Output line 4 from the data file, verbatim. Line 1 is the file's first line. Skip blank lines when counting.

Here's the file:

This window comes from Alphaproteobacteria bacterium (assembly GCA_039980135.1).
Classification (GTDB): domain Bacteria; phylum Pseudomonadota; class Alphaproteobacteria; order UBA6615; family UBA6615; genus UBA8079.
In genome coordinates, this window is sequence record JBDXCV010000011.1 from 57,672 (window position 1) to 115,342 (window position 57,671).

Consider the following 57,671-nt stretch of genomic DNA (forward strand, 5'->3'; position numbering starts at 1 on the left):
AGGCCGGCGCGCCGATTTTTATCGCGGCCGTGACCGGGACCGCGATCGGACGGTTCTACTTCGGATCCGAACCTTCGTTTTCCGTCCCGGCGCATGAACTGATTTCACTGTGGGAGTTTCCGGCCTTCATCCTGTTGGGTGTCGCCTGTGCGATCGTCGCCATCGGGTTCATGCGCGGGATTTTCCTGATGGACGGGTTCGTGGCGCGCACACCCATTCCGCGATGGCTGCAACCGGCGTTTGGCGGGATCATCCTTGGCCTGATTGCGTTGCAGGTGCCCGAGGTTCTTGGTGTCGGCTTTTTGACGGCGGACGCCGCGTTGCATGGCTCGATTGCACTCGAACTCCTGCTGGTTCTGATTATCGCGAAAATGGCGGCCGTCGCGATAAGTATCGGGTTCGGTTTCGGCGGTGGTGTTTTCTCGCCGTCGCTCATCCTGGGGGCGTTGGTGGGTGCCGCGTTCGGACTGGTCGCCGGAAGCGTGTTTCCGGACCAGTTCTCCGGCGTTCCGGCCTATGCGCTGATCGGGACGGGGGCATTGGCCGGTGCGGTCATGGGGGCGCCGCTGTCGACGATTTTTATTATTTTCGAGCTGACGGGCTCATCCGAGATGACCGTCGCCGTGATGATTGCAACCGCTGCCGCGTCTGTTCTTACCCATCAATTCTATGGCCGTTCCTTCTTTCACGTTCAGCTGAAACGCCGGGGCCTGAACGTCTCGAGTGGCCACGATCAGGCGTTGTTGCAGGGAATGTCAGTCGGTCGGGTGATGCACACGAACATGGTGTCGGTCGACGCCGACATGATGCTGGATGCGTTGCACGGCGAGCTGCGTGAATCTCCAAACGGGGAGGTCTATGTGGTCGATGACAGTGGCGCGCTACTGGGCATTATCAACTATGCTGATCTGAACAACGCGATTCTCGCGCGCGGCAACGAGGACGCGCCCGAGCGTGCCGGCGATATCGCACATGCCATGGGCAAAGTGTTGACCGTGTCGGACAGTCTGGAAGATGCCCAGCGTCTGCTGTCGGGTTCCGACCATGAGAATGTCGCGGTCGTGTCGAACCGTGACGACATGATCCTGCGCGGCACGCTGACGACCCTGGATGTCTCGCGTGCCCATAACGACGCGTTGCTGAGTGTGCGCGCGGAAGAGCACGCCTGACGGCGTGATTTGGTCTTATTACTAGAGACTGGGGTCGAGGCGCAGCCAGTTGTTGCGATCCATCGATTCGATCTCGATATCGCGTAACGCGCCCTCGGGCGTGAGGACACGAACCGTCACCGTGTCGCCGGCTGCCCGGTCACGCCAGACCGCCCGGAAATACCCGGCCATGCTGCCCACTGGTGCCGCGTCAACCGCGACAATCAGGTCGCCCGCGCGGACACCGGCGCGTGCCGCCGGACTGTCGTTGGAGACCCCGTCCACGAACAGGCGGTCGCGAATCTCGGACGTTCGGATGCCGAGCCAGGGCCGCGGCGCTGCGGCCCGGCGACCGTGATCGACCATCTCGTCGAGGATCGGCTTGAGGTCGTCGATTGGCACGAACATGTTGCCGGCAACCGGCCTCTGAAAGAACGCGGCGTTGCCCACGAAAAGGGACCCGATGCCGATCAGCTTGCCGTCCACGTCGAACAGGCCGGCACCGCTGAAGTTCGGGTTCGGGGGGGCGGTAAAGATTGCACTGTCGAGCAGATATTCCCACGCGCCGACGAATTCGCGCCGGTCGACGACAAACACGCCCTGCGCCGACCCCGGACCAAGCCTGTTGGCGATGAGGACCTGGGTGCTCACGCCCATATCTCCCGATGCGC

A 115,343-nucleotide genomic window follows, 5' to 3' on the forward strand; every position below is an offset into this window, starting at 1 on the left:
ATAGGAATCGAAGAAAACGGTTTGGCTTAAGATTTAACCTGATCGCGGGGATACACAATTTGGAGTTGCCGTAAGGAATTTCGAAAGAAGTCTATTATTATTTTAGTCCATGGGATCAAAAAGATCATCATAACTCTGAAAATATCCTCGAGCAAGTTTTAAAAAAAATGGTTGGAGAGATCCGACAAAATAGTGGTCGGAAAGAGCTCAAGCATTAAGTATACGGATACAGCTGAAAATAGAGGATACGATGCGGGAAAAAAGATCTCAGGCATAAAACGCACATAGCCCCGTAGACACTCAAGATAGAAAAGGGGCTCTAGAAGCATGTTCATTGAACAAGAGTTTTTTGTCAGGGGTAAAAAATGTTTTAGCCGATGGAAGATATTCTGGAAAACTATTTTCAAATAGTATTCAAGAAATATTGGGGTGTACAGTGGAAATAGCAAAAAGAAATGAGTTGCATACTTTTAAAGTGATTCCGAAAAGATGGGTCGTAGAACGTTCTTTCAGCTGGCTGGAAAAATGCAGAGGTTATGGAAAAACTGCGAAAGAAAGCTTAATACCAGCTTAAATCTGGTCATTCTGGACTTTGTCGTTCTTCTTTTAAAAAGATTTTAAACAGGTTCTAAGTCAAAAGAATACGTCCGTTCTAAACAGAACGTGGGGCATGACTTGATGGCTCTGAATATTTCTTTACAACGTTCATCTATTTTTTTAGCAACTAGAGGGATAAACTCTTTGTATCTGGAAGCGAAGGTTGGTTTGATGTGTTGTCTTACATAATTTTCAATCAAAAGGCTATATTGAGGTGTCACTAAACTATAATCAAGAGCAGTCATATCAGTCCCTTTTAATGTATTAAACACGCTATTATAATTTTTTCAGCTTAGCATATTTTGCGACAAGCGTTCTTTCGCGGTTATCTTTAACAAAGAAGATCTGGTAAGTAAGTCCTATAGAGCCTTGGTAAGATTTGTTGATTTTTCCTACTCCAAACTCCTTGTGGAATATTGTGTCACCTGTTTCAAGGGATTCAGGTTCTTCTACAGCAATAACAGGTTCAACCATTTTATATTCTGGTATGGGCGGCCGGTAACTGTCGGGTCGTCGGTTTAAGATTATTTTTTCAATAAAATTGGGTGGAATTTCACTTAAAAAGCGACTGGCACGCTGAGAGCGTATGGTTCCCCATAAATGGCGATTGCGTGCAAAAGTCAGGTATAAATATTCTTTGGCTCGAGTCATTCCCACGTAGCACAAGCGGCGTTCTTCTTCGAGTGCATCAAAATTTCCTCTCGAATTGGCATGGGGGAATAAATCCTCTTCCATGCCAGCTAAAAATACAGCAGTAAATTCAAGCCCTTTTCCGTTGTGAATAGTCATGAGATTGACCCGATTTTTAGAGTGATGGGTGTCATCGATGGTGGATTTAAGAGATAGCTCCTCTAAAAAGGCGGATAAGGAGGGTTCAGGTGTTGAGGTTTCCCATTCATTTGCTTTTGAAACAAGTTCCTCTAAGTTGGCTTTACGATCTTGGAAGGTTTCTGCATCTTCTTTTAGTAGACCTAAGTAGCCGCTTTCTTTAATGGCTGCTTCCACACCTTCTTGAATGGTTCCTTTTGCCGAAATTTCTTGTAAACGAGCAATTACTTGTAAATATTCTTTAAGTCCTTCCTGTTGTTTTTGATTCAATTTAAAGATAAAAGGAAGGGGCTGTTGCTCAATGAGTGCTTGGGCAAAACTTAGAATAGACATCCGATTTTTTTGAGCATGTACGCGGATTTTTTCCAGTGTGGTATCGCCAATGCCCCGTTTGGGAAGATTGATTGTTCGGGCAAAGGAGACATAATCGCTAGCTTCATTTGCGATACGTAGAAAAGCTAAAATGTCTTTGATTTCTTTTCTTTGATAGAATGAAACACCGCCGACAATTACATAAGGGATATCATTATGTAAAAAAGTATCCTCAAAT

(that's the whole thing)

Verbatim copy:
Consider the following 57,671-nt stretch of genomic DNA (forward strand, 5'->3'; position numbering starts at 1 on the left):